While the kids and I are shut off from Alan, he is shut off from the entire spectrum of life outside the hospital, and this is extremely difficult for him to cope with (although I think he’s doing awfully well). He is rarely able to attend church, even more rarely able to enjoy friends socially, and once in a while we get to see more than a half an hour of him in a day! We try pretty hard to beat the racket, and one of our favorite tricks is to pack a picnic supper and visit with him in the interns’ lounge. He is often good for 20-40 minutes then, although it is risky. The boys have learned to be pretty flexible. For instance, tonight we spent two hours at the hospital, and he was only able to slip out for about three five-minute visits. The boys and I toured the baby nurseries, ate pie in the cafeteria, watched the construction of a new parking lot, played ping pong (for the residents, although I have never seen anyone but us use the table), etc. They seem to have pretty good attitudes and just appreciate what they can get of him. Kids seem so much more flexible than adults!

And, the boys are growing. They are a never-ending source of encouragement to me. Such sweet ages! [Almost 4 and 2] Twice this week I’ve slept in, and both times I was awakened by a shower of kisses from two pajama-clad little yellow fluff balls. They have been really happy ever since we moved to Ann Arbor, and I think it largely has to do with their being able to run and play freely outside here at the U. Townhouses. They are definitely the “outdoor” variety, as Alan puts it, but given plenty of run space they are just as content as can be. We are living in a town house cooperative, and the homes back onto a huge communal grassy area with a basketball court (used for riding big wheels) and playground equipment. Plus, there are oodles of kids, and there is never a dull moment. I feel half motherly towards all the neighbor children, and they all mother Aaron and Michael (who are just about the youngest in our immediate area). After the inevitably difficult adjustment period, the boys have found a comfortable niche in the action, and there is considerably more laughter than tears.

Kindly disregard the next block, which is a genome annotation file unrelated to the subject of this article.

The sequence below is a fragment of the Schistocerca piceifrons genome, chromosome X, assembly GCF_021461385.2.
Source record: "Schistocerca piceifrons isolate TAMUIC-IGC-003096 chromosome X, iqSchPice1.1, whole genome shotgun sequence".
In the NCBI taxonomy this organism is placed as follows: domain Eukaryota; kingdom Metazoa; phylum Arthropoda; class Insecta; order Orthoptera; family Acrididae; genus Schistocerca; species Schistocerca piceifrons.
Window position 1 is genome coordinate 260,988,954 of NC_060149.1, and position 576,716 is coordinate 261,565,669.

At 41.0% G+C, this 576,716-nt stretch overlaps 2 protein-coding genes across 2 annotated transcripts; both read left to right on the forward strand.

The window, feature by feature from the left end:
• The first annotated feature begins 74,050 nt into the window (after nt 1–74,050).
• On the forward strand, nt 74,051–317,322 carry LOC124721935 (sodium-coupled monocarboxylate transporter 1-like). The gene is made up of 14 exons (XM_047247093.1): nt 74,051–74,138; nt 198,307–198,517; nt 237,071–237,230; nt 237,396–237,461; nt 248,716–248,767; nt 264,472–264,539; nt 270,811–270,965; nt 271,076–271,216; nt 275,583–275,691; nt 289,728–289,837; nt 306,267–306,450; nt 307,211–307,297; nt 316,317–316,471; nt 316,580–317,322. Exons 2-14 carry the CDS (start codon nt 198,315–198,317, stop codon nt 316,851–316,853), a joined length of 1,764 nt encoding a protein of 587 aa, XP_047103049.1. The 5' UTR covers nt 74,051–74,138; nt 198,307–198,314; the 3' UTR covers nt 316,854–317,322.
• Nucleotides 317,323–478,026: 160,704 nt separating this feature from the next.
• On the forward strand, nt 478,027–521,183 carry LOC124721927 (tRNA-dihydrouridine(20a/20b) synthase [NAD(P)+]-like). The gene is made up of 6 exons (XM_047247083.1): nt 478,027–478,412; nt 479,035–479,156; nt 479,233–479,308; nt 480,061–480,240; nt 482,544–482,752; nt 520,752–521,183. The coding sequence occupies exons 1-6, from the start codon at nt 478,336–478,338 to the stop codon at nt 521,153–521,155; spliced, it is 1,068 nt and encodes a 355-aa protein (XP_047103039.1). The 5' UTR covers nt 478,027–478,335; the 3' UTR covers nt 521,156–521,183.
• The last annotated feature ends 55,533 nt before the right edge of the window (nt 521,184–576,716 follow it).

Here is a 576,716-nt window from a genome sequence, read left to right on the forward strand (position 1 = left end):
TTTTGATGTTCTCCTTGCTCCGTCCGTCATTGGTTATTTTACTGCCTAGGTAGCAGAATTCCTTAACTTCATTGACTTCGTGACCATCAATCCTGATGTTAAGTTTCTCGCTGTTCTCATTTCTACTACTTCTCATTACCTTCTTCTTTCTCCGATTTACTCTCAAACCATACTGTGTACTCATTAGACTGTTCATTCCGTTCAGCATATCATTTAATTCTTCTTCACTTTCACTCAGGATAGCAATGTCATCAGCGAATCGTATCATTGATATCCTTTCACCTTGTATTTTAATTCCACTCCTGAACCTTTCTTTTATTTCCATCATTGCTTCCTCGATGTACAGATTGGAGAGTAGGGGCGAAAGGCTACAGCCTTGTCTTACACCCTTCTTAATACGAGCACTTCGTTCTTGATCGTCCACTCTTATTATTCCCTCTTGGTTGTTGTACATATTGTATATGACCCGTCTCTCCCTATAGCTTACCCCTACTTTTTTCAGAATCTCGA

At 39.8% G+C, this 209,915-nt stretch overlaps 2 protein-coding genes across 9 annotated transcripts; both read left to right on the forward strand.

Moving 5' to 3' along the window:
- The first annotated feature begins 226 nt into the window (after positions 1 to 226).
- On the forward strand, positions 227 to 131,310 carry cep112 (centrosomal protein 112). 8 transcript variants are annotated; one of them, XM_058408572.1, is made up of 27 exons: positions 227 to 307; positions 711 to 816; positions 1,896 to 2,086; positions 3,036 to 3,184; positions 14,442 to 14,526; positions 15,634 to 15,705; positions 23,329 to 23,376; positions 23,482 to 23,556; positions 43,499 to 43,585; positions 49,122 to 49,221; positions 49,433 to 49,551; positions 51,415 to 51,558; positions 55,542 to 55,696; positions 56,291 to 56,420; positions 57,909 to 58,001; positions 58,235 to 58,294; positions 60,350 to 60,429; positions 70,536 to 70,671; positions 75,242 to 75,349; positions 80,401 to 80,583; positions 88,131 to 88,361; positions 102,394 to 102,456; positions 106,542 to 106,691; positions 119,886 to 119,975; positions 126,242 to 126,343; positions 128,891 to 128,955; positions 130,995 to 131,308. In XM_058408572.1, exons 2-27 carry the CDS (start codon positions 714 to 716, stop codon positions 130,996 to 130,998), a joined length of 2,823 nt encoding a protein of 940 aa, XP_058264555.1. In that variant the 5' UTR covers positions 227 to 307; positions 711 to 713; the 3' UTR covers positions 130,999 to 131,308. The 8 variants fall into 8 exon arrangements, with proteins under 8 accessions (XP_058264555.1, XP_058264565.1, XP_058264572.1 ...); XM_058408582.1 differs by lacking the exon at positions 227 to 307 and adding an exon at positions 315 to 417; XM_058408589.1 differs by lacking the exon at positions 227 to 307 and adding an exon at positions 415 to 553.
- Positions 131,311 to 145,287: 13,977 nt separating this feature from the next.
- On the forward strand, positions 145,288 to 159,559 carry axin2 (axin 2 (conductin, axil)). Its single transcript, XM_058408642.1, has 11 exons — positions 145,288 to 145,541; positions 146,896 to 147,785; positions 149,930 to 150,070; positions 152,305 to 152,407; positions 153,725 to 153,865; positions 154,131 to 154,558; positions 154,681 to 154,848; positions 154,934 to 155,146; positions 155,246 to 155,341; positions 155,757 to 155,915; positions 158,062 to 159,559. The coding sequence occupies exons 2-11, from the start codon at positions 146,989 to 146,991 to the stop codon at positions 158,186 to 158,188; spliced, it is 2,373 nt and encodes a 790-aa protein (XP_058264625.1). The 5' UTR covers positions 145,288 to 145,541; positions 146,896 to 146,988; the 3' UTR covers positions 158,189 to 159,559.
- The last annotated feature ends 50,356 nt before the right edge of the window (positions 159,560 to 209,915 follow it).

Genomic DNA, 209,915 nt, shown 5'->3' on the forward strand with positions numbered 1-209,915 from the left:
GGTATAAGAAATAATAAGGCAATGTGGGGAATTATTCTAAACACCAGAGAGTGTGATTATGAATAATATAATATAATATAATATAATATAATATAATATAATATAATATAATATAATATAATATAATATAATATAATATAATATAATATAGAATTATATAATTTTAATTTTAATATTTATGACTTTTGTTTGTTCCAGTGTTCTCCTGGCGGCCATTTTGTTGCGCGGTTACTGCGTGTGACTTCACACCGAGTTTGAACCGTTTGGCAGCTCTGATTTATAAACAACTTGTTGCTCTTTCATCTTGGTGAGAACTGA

One real highlight: we’re expecting Baby #3 on March 5th. (You know how reliable due dates are.) Alan already has the baby named Jonathan, but I’m eating pink vitamins. Aaron would like a sister, and Michael just wants a baby. We are all still thinking we would like lots of kids, so none of us is sincerely particular about the sex, but we’re all very excited. I’ve had my usual rousing bout with morning sickness, but I’m beginning to have some good days lately, so there is hope!

Well, I’m out of space, and besides all that, talking about morning sickness reminds me that it’s time for my hourly sugar injection, so I’d better run downstairs for an orange before I throw up. What was that line about rose gardens? Life was never meant to be easy, but it is His will that we be conformed to the image of His Son. If only!!! We love you! Rose, Pink